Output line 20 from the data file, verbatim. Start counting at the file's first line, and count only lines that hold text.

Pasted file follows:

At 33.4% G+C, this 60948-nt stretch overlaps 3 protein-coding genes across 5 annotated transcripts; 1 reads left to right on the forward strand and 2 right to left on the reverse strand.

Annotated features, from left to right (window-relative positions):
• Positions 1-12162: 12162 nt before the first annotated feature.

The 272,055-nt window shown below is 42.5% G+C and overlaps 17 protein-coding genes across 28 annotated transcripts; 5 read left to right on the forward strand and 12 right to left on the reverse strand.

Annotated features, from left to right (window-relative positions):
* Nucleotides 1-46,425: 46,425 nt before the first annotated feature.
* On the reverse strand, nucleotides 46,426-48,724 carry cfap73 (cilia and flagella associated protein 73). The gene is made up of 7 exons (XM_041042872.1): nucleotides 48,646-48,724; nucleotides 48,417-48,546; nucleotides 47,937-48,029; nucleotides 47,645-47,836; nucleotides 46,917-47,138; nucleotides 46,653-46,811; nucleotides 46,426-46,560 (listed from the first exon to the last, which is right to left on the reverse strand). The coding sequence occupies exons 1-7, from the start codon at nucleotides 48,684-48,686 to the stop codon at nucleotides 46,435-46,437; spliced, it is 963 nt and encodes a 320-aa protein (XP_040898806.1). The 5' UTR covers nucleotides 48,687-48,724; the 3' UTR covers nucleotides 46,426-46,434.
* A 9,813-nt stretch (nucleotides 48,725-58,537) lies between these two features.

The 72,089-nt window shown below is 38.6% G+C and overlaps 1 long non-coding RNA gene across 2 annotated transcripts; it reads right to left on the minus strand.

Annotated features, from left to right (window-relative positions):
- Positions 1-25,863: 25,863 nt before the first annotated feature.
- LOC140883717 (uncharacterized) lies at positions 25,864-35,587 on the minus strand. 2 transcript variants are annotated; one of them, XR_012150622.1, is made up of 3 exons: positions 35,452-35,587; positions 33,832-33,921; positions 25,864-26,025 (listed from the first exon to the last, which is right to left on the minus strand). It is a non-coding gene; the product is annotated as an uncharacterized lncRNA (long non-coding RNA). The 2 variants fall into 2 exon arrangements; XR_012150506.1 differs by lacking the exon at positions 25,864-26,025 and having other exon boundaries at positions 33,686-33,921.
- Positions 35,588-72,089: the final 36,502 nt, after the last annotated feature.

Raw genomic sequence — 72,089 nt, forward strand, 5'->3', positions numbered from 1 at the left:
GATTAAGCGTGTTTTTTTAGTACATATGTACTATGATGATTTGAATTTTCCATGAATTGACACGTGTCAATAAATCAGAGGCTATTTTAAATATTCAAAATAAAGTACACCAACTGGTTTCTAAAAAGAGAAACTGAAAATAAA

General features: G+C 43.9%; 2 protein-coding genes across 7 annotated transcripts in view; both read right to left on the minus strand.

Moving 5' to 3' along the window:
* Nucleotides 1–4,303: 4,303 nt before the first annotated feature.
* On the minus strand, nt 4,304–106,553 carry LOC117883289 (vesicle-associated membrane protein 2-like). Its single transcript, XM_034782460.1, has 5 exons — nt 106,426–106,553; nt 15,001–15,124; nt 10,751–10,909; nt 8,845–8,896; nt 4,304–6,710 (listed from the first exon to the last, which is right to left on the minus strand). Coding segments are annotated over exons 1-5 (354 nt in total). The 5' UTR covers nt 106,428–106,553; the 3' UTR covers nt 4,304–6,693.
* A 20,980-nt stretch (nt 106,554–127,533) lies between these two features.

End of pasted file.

* A 20,980-nt stretch (nt 106,554–127,533) lies between these two features.